BeersLaw.pdf - CHEM 121L General Chemistry Laboratory...

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CHEM 121L General Chemistry Laboratory Revision 1.0 Absorbance Spectroscopy and Beer's Law Learn about the Interaction of Photons with Molecules and Ions in Solution. Learn about Spectroscopy. L earn about Beer’s Law . In this laboratory exercise, we will probe the behavior of electrons within molecules and ions using Absorbance Spectroscopy. In particular, we will examine the absorbance spectrum of Cupric Ions in an aqueous environment in the visible region of the electromagnetic spectrum. We will leverage the concentration dependence of the absorbance of a solution of Cupric Ions to determine the concentration of a solution of unknown concentration. This is a very common analytic technique for determining the concentration of absorbing species. Previously we have observed the emission spectrum of Hydrogen and Helium atoms; where the excited atoms relax and emit photons of energy equivalent to the atom's quantum state transition. Typical electronic transitions within atoms and molecules are such that the corresponding photons have energies in the Visible and Ultraviolet (UV-VIS) regions of the spectrum. Likewise, if a photon of the correct energy impinges on an atom, molecule or ion, such that this energy matches the energy required for a quantum state transition, the photon can be absorbed:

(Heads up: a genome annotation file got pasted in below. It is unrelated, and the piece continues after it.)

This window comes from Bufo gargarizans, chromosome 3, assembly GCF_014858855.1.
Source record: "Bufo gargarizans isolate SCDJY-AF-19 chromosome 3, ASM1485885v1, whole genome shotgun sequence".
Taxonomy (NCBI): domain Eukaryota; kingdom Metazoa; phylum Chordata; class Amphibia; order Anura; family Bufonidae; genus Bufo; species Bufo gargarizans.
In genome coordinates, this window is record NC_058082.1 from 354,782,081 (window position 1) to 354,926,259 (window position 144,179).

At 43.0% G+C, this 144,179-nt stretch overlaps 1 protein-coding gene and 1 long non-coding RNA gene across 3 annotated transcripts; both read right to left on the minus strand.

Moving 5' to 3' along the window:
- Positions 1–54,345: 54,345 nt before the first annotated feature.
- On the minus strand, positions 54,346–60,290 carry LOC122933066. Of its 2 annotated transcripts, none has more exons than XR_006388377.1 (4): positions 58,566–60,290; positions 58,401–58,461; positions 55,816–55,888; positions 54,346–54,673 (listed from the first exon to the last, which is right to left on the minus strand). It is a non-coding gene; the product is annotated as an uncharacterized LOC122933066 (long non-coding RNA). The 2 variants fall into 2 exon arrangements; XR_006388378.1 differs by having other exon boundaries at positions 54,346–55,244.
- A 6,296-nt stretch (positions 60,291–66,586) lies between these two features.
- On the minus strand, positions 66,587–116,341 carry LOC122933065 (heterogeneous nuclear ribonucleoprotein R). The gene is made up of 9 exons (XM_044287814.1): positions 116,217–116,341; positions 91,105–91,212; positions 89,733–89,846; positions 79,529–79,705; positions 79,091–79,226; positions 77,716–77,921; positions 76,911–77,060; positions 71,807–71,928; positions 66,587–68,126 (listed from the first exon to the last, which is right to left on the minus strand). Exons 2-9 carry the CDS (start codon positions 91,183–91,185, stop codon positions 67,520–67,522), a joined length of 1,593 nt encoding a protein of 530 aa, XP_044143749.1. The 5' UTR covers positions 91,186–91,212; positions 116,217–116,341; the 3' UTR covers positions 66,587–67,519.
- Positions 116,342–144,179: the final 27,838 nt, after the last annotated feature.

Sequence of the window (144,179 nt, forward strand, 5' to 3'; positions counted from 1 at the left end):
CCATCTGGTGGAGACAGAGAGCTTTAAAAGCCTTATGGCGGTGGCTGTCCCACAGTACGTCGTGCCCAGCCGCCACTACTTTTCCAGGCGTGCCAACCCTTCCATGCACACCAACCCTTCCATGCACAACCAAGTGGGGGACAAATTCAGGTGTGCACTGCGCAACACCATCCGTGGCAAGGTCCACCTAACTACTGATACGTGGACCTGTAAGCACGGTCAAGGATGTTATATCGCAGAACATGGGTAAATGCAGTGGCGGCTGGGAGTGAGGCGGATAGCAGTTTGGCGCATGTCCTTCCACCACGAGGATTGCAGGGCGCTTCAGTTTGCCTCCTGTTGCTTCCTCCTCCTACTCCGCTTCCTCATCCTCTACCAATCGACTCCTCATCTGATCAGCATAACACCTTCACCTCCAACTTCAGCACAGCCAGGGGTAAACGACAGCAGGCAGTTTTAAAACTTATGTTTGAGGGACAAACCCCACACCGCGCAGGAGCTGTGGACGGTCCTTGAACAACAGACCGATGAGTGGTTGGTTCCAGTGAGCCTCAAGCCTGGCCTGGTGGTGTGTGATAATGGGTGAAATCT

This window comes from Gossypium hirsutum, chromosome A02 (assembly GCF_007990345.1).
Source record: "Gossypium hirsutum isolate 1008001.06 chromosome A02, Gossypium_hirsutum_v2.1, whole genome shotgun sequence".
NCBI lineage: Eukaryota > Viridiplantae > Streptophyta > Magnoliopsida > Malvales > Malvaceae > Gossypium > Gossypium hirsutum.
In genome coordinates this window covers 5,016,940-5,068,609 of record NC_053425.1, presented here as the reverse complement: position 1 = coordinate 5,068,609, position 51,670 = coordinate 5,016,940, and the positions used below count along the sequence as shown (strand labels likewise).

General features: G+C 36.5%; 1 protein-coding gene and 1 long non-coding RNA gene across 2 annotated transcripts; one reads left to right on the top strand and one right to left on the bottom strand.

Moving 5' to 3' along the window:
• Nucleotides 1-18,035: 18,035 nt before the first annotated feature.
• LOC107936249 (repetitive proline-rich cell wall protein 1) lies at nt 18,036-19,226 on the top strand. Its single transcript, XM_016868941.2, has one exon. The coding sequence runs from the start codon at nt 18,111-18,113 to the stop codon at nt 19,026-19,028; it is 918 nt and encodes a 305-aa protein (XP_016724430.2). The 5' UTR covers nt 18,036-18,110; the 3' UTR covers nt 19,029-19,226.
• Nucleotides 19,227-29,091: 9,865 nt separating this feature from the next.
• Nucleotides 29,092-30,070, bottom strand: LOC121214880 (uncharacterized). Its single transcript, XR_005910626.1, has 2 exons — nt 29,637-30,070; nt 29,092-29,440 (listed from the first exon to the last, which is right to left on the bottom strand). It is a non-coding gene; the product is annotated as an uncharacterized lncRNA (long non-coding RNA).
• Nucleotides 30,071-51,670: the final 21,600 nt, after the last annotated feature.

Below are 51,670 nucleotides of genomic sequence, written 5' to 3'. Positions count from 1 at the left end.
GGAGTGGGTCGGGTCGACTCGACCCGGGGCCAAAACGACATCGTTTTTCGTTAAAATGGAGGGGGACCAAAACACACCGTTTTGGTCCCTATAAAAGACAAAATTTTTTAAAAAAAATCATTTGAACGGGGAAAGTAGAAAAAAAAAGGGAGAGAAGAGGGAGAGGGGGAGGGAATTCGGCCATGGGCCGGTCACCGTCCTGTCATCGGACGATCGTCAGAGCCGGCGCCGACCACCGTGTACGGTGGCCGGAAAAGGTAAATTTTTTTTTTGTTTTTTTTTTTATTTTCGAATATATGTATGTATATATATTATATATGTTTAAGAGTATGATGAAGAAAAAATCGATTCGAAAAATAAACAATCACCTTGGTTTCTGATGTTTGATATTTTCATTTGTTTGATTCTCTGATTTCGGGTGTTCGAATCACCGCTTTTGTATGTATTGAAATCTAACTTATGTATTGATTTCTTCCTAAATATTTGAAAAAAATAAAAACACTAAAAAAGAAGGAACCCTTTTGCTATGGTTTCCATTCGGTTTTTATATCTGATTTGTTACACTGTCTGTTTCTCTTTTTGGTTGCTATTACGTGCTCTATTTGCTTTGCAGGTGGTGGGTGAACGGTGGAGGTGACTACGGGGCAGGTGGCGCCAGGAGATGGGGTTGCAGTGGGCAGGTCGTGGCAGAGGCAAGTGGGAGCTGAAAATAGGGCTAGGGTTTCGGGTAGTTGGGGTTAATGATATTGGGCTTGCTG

P a g e | 2 In these cases, the Energy difference between the participating quantum states is related to the Energy of the photons via: E = E photon = h c / (Eq. 1) Thus, the photons absorbed or emitted by a sample of the atom, molecule or ion in question are a direct probe of the energy difference between quantum states of that atom, molecule or ion. A major complication occurs if an absorbing or emitting species is in a condensed phase; a liquid or a liquid solution. If the absorbing molecule/atom is in a solution, it is surrounded by constantly jostling solvent molecules. Thus, each molecule/atom finds itself in a slightly different environment than its brothers. This causes the energy gap between the quantum states responsible for the absorbance of photons to be slightly different for each molecule/atom. This means we will have a series of very, very closely spaced absorbance lines. Practically, this means the Absorbance Spectrum will be a broad band, rather than a sharp line. This is as diagramed below: In this case, we usually identify the absorbance band by the wavelength of maximal absorbance, max .

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